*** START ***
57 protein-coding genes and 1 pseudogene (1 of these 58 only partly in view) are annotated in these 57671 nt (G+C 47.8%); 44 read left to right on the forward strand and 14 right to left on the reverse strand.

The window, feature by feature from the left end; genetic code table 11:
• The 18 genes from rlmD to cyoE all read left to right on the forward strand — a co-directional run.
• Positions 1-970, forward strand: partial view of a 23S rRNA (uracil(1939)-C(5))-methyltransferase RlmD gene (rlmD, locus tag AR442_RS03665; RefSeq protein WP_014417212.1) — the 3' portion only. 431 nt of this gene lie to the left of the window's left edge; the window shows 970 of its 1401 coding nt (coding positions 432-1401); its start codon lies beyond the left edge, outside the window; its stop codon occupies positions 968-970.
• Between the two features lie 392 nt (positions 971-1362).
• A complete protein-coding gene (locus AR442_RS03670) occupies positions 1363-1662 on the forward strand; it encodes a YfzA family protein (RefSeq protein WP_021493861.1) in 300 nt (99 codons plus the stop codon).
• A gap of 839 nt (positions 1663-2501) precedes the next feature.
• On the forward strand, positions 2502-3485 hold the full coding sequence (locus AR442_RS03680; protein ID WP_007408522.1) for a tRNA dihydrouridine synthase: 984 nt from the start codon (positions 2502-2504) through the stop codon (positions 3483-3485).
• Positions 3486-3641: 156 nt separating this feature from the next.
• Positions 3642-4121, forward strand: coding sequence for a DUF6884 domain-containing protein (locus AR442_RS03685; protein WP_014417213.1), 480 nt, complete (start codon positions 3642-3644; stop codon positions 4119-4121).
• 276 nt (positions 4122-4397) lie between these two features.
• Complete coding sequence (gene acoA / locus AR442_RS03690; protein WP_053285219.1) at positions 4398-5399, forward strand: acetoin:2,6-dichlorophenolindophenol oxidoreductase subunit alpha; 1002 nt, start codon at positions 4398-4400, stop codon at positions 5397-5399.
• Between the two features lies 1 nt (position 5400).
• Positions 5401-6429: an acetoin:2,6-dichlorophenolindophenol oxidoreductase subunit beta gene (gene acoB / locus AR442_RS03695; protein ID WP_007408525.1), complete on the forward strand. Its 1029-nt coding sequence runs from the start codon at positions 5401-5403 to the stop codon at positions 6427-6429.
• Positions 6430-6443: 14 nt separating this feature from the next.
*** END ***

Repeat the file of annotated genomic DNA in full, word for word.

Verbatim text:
57 protein-coding genes and 1 pseudogene (1 of these 58 only partly in view) are annotated in these 57671 nt (G+C 47.8%); 44 read left to right on the forward strand and 14 right to left on the reverse strand.

The window, feature by feature from the left end; genetic code table 11:
• The 18 genes from rlmD to cyoE all read left to right on the forward strand — a co-directional run.
• Positions 1-970, forward strand: partial view of a 23S rRNA (uracil(1939)-C(5))-methyltransferase RlmD gene (rlmD, locus tag AR442_RS03665; RefSeq protein WP_014417212.1) — the 3' portion only. 431 nt of this gene lie to the left of the window's left edge; the window shows 970 of its 1401 coding nt (coding positions 432-1401); its start codon lies beyond the left edge, outside the window; its stop codon occupies positions 968-970.
• Between the two features lie 392 nt (positions 971-1362).
• A complete protein-coding gene (locus AR442_RS03670) occupies positions 1363-1662 on the forward strand; it encodes a YfzA family protein (RefSeq protein WP_021493861.1) in 300 nt (99 codons plus the stop codon).
• A gap of 839 nt (positions 1663-2501) precedes the next feature.
• On the forward strand, positions 2502-3485 hold the full coding sequence (locus AR442_RS03680; protein ID WP_007408522.1) for a tRNA dihydrouridine synthase: 984 nt from the start codon (positions 2502-2504) through the stop codon (positions 3483-3485).
• Positions 3486-3641: 156 nt separating this feature from the next.
• Positions 3642-4121, forward strand: coding sequence for a DUF6884 domain-containing protein (locus AR442_RS03685; protein WP_014417213.1), 480 nt, complete (start codon positions 3642-3644; stop codon positions 4119-4121).
• 276 nt (positions 4122-4397) lie between these two features.
• Complete coding sequence (gene acoA / locus AR442_RS03690; protein WP_053285219.1) at positions 4398-5399, forward strand: acetoin:2,6-dichlorophenolindophenol oxidoreductase subunit alpha; 1002 nt, start codon at positions 4398-4400, stop codon at positions 5397-5399.
• Between the two features lies 1 nt (position 5400).
• Positions 5401-6429: an acetoin:2,6-dichlorophenolindophenol oxidoreductase subunit beta gene (gene acoB / locus AR442_RS03695; protein ID WP_007408525.1), complete on the forward strand. Its 1029-nt coding sequence runs from the start codon at positions 5401-5403 to the stop codon at positions 6427-6429.
• Positions 6430-6443: 14 nt separating this feature from the next.